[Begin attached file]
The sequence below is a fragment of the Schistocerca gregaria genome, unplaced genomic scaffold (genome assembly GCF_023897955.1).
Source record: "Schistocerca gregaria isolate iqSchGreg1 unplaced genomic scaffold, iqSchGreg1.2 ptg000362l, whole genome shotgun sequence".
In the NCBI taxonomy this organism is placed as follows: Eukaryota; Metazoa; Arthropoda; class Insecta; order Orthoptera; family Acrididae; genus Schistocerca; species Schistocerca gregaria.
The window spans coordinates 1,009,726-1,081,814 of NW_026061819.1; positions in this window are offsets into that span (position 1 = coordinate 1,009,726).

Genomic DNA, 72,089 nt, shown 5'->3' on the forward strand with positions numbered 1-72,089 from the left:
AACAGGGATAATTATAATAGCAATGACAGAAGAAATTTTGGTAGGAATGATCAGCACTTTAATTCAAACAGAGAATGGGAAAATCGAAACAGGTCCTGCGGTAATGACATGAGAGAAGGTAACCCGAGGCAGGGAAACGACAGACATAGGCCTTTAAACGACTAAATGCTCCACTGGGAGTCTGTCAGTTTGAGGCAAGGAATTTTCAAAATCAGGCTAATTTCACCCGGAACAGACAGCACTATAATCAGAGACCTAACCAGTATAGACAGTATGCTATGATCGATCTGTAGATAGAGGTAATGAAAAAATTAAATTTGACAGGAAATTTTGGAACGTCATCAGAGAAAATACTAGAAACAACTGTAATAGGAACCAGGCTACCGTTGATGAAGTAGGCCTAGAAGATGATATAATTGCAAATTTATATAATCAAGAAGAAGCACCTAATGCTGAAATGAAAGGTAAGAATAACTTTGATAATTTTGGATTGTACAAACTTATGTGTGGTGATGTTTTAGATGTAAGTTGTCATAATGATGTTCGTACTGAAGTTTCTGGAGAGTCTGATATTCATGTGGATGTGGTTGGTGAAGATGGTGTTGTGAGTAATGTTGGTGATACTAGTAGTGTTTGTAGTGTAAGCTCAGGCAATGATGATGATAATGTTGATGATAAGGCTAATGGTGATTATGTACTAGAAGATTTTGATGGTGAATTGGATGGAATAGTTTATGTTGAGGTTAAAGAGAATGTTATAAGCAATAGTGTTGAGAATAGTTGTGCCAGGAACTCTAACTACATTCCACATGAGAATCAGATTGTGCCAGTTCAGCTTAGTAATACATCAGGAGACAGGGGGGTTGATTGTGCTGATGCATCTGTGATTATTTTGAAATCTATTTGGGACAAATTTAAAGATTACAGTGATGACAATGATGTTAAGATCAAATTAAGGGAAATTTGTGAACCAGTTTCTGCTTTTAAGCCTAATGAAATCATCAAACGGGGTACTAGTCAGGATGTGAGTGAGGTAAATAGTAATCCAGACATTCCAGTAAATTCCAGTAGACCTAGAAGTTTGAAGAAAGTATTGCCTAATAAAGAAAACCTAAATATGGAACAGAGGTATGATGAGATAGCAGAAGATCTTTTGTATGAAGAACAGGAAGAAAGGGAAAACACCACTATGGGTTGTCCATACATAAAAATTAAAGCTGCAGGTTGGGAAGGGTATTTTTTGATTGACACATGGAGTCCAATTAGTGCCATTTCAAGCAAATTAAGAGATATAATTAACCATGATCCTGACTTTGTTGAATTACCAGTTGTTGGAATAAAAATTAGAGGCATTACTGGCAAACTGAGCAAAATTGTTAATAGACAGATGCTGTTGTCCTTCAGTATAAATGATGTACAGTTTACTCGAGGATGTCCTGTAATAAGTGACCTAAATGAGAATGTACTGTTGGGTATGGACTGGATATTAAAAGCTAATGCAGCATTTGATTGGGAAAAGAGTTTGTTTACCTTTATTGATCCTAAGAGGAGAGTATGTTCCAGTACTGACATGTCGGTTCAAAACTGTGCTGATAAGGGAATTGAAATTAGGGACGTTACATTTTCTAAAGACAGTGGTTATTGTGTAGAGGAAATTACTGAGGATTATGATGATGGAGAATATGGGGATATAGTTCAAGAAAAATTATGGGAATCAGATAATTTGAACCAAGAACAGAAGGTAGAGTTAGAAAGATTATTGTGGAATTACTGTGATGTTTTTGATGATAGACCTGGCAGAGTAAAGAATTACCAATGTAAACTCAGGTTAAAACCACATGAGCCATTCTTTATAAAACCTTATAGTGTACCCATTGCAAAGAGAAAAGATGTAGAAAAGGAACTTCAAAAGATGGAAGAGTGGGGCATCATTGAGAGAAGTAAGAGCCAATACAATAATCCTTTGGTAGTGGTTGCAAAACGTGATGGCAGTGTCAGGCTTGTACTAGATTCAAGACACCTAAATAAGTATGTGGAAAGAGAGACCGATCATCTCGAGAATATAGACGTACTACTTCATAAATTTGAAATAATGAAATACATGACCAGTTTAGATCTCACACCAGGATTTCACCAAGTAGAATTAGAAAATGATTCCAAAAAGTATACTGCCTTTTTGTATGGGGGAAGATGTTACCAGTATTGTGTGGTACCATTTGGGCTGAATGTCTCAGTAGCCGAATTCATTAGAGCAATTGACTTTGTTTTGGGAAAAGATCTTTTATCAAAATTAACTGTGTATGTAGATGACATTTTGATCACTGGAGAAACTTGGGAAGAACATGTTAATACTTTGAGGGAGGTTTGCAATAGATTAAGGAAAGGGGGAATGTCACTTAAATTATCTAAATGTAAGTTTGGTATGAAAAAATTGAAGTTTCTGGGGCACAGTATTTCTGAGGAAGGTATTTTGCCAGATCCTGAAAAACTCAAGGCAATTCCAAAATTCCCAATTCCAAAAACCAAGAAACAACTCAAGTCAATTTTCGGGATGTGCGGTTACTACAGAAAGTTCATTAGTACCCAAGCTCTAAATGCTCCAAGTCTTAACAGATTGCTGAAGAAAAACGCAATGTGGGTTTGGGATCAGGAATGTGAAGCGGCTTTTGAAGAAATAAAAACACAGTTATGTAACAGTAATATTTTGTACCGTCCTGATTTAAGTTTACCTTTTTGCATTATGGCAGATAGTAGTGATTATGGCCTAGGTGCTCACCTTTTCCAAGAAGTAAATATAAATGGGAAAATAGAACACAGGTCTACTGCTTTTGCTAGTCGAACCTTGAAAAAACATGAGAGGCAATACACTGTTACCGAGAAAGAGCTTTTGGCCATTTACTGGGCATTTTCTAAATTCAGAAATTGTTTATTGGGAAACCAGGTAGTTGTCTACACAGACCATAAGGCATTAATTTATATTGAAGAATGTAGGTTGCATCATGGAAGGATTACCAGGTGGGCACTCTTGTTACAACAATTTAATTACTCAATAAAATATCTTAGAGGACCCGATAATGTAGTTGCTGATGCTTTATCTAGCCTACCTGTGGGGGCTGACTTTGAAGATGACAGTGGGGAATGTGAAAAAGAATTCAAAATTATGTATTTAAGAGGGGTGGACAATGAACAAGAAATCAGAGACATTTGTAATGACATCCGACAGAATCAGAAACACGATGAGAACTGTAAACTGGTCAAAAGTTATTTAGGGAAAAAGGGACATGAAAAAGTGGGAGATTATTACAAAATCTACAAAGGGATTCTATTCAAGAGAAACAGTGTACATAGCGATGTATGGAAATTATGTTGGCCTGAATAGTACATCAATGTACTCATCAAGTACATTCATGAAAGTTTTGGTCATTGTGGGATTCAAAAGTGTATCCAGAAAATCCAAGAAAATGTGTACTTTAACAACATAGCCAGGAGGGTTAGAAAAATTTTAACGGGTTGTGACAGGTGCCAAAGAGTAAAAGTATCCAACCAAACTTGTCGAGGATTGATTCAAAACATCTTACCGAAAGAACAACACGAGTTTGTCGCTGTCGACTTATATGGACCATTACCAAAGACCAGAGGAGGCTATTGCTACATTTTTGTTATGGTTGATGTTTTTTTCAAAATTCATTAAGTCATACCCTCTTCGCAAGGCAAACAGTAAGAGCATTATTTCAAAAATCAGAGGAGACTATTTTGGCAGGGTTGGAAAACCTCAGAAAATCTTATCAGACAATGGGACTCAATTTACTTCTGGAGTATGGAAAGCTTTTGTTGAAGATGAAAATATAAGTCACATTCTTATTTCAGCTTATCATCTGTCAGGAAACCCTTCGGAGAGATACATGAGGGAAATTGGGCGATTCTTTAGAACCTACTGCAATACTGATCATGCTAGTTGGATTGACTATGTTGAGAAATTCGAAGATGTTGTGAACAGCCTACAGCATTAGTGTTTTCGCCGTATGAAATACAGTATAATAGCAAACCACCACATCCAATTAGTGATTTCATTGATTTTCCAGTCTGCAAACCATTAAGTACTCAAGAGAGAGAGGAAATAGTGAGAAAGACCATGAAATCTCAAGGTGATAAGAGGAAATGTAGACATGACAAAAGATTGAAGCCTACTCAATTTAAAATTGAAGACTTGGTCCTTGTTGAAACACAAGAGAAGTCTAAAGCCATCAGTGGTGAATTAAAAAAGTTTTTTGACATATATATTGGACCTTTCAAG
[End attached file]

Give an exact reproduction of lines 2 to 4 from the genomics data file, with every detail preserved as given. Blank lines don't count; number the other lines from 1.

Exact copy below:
Source record: "Schistocerca gregaria isolate iqSchGreg1 unplaced genomic scaffold, iqSchGreg1.2 ptg000362l, whole genome shotgun sequence".
In the NCBI taxonomy this organism is placed as follows: Eukaryota; Metazoa; Arthropoda; class Insecta; order Orthoptera; family Acrididae; genus Schistocerca; species Schistocerca gregaria.
The window spans coordinates 1,009,726-1,081,814 of NW_026061819.1; positions in this window are offsets into that span (position 1 = coordinate 1,009,726).